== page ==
Frank Breuer is a German photographer who has also spent time photographing in the United States. His subject--the industrial landscape--recalls the projects of the New Topographic, but Breuer photographs in color, exploring found color and spatial dynamics.  His images of shipping containers and poles fall into the category of the banal, yet when seen through Breuer’s lens they become beautiful icons of our technological society.  The modest sized works were shot on cloudy days, so the sky blends in with the ground and the shadows are minimized.  It is an atmosphere that gives these places a eerie calm (Gallery Luisotti, Santa Monica).

Frank Breuer, "Untitled, 1278 Antwerpen,"
2004, C-print, Diasec mounted, MDF, 24 x 28".

Peter Hopkins, "Untitled (Zooey)," 2006
fluids, fabric, and foil on camvas, 84 x 72".

Takehito Koganezawa, Untitled, 2005
colored pencil on paper, 16.54 x 23.43".

New York-based Peter Hopkins’ painting’s glow and sparkle.  Using various fluids and materials to create his enigmatic surfaces, each work changes depending on light and vantage point, as well as with the addition of holographic foils.  They seem not of this world.  Hopkins is something of an alchemist, using media such as medical dyes and cosmetics instead of paint to create the saturated surfaces on his large-scale canvases.  These are abstract works, and are primarily about the formal properties of color and light.  The selection of industrial fluids may function in ways similar to paint, but never as paint.  In the back gallery are drawings by Takehito Koganezawa, a young artist born in Tokyo who now resides in Berlin.  His cartoon-like works depict animals and figures in surreal and often humorous situations (Christopher Grimes Gallery, Santa Monica).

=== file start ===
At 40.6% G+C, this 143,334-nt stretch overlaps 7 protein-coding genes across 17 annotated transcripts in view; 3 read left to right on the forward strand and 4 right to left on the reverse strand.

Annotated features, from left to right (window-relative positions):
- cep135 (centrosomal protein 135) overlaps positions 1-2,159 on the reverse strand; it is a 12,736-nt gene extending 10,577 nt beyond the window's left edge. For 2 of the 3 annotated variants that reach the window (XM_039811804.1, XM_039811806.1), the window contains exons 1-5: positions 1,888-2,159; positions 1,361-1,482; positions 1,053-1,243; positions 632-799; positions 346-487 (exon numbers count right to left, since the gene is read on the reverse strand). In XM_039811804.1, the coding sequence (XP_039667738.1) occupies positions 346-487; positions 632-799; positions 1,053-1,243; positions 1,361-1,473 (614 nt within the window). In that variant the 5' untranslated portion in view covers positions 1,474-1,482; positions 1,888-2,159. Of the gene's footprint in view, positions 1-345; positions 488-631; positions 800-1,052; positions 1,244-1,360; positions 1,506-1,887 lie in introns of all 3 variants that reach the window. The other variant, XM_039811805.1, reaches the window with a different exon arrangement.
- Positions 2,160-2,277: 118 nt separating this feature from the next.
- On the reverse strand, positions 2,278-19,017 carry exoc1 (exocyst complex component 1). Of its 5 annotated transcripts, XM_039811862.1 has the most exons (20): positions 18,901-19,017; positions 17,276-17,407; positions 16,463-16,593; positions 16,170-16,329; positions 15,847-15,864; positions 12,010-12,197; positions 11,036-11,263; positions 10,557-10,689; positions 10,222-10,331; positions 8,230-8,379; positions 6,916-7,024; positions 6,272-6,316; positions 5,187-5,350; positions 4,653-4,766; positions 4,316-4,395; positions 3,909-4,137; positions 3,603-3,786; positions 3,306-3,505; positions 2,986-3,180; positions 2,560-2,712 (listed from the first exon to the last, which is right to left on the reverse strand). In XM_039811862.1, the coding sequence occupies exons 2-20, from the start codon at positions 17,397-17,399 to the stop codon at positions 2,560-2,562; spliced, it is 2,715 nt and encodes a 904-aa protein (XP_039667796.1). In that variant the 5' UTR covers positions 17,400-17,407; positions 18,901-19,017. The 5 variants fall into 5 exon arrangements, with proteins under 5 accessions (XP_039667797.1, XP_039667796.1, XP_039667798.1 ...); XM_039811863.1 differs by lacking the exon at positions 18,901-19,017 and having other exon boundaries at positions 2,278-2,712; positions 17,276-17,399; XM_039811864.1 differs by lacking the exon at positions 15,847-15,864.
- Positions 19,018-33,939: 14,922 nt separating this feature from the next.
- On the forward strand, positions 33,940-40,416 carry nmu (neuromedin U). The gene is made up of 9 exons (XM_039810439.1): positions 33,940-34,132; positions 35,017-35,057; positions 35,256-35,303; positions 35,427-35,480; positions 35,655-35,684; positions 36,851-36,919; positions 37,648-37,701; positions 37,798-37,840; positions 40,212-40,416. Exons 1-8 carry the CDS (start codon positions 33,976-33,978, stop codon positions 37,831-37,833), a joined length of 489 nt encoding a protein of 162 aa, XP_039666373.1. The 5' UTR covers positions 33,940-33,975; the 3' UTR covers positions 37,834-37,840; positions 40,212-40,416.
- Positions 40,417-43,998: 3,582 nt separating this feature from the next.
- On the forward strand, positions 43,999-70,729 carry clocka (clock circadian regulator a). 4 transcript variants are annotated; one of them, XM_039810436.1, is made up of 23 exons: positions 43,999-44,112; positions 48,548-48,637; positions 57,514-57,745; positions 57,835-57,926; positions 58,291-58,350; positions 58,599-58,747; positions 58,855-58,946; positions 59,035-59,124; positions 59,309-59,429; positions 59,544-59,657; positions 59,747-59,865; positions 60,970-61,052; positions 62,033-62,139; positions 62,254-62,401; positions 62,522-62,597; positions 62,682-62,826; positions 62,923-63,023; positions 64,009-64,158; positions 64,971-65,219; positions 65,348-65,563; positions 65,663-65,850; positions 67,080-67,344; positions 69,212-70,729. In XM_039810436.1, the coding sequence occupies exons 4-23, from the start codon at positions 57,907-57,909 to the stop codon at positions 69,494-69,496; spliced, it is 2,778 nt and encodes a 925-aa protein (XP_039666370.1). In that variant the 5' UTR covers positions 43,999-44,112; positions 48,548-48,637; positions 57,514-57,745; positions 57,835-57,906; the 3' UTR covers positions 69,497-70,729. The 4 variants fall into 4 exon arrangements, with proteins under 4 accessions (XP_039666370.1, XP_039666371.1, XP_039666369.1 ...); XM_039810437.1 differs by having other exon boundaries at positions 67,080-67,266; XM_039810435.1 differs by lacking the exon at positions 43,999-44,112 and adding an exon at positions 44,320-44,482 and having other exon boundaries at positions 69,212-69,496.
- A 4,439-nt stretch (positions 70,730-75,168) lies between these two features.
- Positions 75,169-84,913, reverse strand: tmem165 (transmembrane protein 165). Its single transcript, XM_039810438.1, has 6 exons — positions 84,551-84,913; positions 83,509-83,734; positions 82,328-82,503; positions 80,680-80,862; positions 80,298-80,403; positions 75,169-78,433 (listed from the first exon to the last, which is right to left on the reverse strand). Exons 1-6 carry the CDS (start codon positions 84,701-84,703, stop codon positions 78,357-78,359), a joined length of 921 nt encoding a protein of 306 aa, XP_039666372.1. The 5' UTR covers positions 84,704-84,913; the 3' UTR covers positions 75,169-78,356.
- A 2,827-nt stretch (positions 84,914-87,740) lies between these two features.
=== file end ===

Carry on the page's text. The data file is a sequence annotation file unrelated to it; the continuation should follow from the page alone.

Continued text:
This thoughtfully orchestrated installation allows Jessica Curtaz, Timothy Nolan, and Leslie Yagar to give voice to their individual concerns as they exhibit the dedication to craft and detail that brings a luminous delicacy into the work they construct. Nolan employs a variety of mark-making tools to heighten the illusion of three-dimensional surfaces, generating striking, elegant patterns that proliferate like crystals against contrasting black fields.  Curtaz’s precise graphite studies of looped and twisted wire take on the suggestion of dancing abstract clumps, tangles and strands of linear elements when viewed from afar.

Leslie Yagar, "Perforated # 2," 2004,
ink & acrylic on rice paper, 8" x 3.5'.
 Yagar employs textural components, including traceries of pinpricks and tears.  These elements are enhanced with diffused washes of color that underscore the delicate nature of her fragile organic forms (Bandini Art, Culver City).

Dave Muller, "Piles & Globes, Likes
& Loves," installation view, 2006.